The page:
Don’t be afraid to look over your account usage and see if there are any features you aren’t taking advantage of. When you go to Billing > Account Usage, you can see how well you are making use of what you have. Are there any check types you could use to help widen your monitoring scope? Are you utilizing all the integrations you have? Below are some key features you may want to make sure you are utilizing to get the most bang for your buck.

Take Advantage of Multiple Reporting Options

Uptime.com offers multiple reporting options for your monitored data. There are SLA reports, status pages, dashboards, individual check reports, and RUM reports. If you are looking to increase transparency, trust, and communication with both your internal teams and the public, these reports are worth looking into.

SLA reports can be automatically scheduled at different intervals. They can include graphs and numbers on outage percentages, alert responses, and more. Status pages convey similar data along with real-time incident responses and are used as a communication tool between you and the public or internal teams to show your website’s status.

Dashboards are a great way to see all your data and metrics in one place in a clear and concise way. To make the most out of them, you’ll want to make sure it doesn’t become overcrowded with unused metrics. Instead, keeping it simple with the necessary and high-priority data will maximize its usage.

Use The Right Checks For You

Uptime.com offers you a buffet of various checks, including transaction, RUM, API, DNS, and HTTP checks. Each check has its own advantages and best practices that cast a wide safety net over your entire website.

RUM checks can be used to track user experience and website performance. HTTP checks can be used to track uptime, monitor proxies, SLA accountability, and so much more. Meanwhile, transaction checks oversee a user’s behavior path, like whether the checkout experience is successfully working. This check is a good option to try out if you want to validate if your specific pages are responding correctly and in an acceptable amount of time. If you want to give this a try, go to Monitoring > Checks > Add New, then select Transaction as your Check Type.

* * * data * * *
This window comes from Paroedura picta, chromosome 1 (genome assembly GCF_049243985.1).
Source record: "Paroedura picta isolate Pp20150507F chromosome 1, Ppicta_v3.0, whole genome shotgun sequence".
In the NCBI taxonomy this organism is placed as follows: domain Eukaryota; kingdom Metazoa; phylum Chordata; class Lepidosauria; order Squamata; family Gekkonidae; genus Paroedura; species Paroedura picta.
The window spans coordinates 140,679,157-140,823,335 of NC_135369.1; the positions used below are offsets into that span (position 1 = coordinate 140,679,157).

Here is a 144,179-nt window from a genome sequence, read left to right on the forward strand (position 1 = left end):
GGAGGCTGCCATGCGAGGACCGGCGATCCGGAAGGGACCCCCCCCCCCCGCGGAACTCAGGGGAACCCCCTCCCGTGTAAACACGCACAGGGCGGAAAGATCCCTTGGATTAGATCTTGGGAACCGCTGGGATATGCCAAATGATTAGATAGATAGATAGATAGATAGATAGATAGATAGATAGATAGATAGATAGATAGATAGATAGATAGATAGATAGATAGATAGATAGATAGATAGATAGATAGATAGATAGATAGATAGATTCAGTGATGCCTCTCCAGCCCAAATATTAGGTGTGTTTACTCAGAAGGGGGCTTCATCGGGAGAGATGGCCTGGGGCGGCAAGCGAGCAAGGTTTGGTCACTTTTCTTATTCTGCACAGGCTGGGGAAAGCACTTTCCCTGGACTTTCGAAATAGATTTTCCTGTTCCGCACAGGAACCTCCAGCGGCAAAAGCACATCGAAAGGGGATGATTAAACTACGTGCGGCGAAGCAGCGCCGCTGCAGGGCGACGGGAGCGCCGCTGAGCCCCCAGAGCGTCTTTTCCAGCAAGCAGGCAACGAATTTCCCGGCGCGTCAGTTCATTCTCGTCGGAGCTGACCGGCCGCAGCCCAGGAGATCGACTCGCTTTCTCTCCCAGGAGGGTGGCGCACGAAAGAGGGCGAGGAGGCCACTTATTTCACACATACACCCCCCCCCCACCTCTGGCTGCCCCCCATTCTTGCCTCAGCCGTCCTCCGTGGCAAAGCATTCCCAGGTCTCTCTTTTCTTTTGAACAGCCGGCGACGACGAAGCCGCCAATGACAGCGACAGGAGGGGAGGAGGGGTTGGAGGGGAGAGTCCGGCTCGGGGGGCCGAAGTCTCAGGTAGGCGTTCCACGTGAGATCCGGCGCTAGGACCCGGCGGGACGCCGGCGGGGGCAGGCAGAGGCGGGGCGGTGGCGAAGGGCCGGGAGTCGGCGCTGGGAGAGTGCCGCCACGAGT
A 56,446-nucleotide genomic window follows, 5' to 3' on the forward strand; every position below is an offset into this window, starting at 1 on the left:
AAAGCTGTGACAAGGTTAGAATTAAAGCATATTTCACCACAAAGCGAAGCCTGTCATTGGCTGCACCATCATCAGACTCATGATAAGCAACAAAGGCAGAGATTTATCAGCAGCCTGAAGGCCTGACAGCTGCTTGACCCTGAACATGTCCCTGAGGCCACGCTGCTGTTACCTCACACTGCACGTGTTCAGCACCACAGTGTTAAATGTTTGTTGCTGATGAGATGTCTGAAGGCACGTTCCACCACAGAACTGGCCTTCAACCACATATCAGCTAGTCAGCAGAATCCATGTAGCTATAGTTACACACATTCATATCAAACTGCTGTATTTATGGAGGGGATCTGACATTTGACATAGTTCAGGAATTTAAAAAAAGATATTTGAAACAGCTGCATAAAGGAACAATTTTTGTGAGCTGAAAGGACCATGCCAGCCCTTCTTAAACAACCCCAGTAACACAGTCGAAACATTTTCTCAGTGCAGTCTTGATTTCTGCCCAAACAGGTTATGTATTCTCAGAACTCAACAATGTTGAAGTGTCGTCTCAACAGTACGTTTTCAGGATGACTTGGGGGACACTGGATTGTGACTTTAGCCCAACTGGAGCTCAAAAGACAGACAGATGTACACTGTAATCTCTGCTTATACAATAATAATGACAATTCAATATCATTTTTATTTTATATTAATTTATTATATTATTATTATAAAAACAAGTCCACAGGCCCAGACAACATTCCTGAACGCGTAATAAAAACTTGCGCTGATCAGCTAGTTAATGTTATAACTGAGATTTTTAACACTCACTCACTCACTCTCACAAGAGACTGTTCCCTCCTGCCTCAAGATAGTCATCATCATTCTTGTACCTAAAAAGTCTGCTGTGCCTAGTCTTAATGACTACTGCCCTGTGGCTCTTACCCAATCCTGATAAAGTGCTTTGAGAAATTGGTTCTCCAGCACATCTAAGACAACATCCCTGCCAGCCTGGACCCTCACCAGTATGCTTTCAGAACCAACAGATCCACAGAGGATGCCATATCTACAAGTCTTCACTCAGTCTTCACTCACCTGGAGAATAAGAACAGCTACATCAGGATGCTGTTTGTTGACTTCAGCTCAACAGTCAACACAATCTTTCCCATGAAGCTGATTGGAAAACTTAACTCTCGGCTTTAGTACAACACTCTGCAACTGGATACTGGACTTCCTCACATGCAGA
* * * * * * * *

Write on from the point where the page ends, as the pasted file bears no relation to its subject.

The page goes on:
Go to Monitoring > Checks to see what check types you are already using and where you can get more fine-grain coverage by using a check you haven’t used before. You may also discover you have multiple checks that could serve you better if they were combined.

Group checks organize your checks in a system under one group so you can tie an alert to that set or track the overall uptime percentages and other behaviors and escalate them together. This is great for monitoring widespread outages, organizing all checks for a single system, load balance tracking, and many other use cases. Consider grouping checks for better organization.

Create a group check by going to Monitoring > Checks and selecting “Group” as Check Type; or Monitoring > Group Checks, followed by the Add New button.

Maximize Integrations

Are you using any third-party tools like PagerDuty, Slack, or DataDog? If you are, you can make your life so much easier by integrating them with Uptime.com to get faster alerts, organized monitoring metrics, and other benefits. Check out Uptime.com’s integrations to see what you can connect and how.

If you have any further questions about how to best utilize your account’s unused features, feel free to reach out to support@uptime.com.

Cleanup Time

Concentrating on these three cleanup areas will drastically help you clear out the clutter and make your life easier. If you get into any roadblocks, look to the Uptime.com Helpdesk for quick answers, or contact us directly. We’re always here to help.

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Jyna is a former software engineer, with experience in computer systems, reliability testing, and web monitoring. She’s worked with companies like Capital One, Meredith Corp, and Route to build out their architectures, pipelines, testing suites, APIs, and post-deployment monitoring.